Wednesday Night #1786

Written by  //  May 25, 2016  //  Wednesday Nights  //  No comments

Somehow we have avoided a constitutional crisis over “Elbowgate” (see Canada: Liberals 2016 if you missed any of the coverage of this unfortunate display of childishness by all parties) and Mr. Trudeau is now on the other side of the world preparing for the G7.

The only good thing to come out of the fracas was the withdrawal of Motion six – a very clumsy attempt to accelerate passage of Bill C-14,  the medically-assisted dying  legislation. And, of course, the fodder it provided John Oliver!

The events of the last week and the media coverage may, or may not, be raised next Monday, 30 May, when the Montreal Press Club hosts  A conversation with Jennifer Ditchburn: Montrealers, The Parliamentary Press Gallery, and the Canadian Media. Jennifer Ditchburn has recently returned to Montreal and is  Editor-in-chief of IRPP’s  Policy Options.

We have been somewhat surprised by the news coming from the PM’s attempt to make nice with the Japanese automakers. Generally, when such meetings are planned , there is already an agreed positive announcement. Instead, we have the PM saying “”I am very much in the relationship-building mode, where we’re talking about the kinds of challenges and opportunities that companies are facing,” Not only was the statement weak, but we noted that those dreadful “uhs” were more than usually apparent.

As to the G7 summit, John Ibbitson pretty well summarized the outlook:   “[it] is darkened by stalled trade agreements, a rising tide of insurgent populism and the possibility that a President Donald J. Trump could attend next year.” However, there are some positive elements suggested in the same column by John Manley and Colin Robertson. Worth reading.

A major cloud hanging over the G7 and a good share of the developed world is the Brexit vote of June 23. As the date approaches, everyone is weighing in. Today it is 300 historians and last week it was Conrad Black. CB sees some opportunities for Canada should the vote favor an exit: “Canada could play a role in leading the development of an alternative bloc, though one associated with both the European Union and the United States. The U.K., the old dominions of Canada, Australia, and New Zealand, and Singapore and India, as an economic group, would be as great as China” (Conrad Black: If Britain leaves the EU, where will it turn?)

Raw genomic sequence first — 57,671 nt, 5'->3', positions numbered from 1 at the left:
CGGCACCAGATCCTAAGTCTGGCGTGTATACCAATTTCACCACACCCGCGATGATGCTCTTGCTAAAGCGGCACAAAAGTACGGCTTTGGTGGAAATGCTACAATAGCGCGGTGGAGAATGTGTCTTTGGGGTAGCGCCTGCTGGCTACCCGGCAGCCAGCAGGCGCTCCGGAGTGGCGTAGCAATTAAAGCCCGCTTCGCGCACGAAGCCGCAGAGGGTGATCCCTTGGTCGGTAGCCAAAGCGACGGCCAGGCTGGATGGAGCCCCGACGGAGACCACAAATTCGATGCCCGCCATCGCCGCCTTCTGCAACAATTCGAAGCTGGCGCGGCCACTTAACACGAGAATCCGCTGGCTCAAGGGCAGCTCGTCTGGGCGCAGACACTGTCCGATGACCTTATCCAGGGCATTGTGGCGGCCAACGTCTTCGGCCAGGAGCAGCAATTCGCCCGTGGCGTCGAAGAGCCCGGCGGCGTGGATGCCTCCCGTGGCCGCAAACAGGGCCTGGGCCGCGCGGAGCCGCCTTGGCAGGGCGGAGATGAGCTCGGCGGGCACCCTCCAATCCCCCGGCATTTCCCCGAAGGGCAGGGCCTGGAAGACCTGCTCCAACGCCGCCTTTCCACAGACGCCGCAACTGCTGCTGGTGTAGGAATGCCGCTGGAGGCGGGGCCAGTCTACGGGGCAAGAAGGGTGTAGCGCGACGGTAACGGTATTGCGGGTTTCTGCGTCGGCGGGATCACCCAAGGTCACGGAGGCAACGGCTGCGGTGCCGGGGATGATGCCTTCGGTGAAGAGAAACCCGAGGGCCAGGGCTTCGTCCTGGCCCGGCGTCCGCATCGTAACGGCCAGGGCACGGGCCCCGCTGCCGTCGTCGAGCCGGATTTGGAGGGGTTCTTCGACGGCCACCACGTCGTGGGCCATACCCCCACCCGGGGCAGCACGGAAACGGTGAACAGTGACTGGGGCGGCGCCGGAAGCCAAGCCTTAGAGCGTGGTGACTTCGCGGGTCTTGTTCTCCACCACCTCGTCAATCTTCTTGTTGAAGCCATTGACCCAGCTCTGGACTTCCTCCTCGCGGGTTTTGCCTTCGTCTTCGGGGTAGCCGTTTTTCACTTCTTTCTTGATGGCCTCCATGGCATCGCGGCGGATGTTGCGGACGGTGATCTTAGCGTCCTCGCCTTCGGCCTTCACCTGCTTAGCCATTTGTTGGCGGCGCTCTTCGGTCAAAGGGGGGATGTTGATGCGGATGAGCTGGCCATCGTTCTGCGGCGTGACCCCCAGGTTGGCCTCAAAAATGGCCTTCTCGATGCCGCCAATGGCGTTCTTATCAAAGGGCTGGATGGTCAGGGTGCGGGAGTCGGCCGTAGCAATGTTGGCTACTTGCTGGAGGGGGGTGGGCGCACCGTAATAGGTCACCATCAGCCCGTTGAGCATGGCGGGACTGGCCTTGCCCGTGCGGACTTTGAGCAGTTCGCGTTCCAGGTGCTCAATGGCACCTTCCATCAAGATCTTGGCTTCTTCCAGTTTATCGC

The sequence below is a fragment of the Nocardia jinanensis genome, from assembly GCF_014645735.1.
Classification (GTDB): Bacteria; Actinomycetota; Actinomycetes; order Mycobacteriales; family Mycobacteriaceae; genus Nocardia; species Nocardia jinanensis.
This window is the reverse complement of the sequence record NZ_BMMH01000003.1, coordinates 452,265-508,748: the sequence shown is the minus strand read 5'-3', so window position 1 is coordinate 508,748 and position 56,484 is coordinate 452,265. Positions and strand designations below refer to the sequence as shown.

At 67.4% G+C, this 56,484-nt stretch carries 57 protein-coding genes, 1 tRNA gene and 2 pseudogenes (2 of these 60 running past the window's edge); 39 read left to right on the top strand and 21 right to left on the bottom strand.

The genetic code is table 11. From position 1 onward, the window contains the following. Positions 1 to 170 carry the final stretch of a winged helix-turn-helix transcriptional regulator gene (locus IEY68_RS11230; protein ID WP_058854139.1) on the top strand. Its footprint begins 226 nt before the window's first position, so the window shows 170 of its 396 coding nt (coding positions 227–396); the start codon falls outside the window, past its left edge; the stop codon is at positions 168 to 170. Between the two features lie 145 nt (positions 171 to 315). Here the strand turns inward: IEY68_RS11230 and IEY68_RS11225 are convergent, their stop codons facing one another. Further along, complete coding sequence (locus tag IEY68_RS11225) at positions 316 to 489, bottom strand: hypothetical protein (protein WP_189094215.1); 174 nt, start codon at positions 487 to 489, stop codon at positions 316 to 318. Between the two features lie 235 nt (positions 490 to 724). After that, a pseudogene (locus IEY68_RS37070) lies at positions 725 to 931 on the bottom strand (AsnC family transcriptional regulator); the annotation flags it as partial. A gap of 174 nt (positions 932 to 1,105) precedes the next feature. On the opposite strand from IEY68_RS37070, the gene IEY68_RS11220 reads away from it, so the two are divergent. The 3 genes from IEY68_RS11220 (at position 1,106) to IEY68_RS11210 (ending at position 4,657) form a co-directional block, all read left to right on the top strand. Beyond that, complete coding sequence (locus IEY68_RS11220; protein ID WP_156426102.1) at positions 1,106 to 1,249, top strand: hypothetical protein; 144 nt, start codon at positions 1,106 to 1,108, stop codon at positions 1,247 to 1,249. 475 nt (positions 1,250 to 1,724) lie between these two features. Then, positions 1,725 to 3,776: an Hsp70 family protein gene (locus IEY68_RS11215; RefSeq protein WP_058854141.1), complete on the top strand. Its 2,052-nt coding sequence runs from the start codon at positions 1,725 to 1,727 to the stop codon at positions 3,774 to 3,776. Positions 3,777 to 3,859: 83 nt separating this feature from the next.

Canada may not be able to do much to influence the vote, but one Canadian is making himself heard. Mark Carney has incurred the wrath of the Leave side for purported interference. The Economist points out, however, that in his official capacity he is obligated to reflect the views of the monetary-policy committee which  thinks the referendum is currently the biggest threat to financial stability.

We remind you that on
Thursday, 16 June, the CIC is hosting a talk by Marko Papic, BCA’s Chief Strategist,  “BREXIT: Can We Work It Out?” Please reserve the date. Details to follow.  

Brazil and Venezuela are both in dire economic and governance straits – not that Canada seems to be paying much attention (but when has Canada paid attention to Latin America, other than Mexico and Cuba?). The new government in Brazil has already shown its colors Brazil minister ousted after secret tape reveals plot to topple President Rousseff

Climate change is always newsworthy – and often the subject of debate – however, The business case for fighting climate change offers an unusually upbeat  perspective

A good interview with Cleo Paskal was published in Le Devoir on Tuesday Les îles qui disparaissent, un enjeu stratégique and (a very serious) Jaime Webbe appears in the video of the United Nations Environment Assembly (UNEA) being held in Nairobi, May 23-27.

On a related note is the fascinating story of following the trail of “Baltimore” a Snowy Owl, from Maryland to Ontario. Snowy Owls are migrating further and further south. Baltimore started his trek home from Assateague Island (which, oddly, was mentioned recently on a Wednesday Night).

Very rarely do we mention sports, but could not resist this item from one of our faithful European correspondents: Hockey & Politics – sore loser department
The day after the World Hockey semi-final in which Finland beat Russia and the Finnish player Patrik Laine was named Best and Most Valuable Player, Russia quite unexpectedly advised that the import of animal foodstuffs (fodder) from Finland is prohibited effective immediately. The reason given was, that they are GMO.  As everybody knows, this is strictly forbidden in Finland. Putin also put in a surprise appearance at the final and was pictured warmly congratulating Canada (no doubt because of their victory over Finland).

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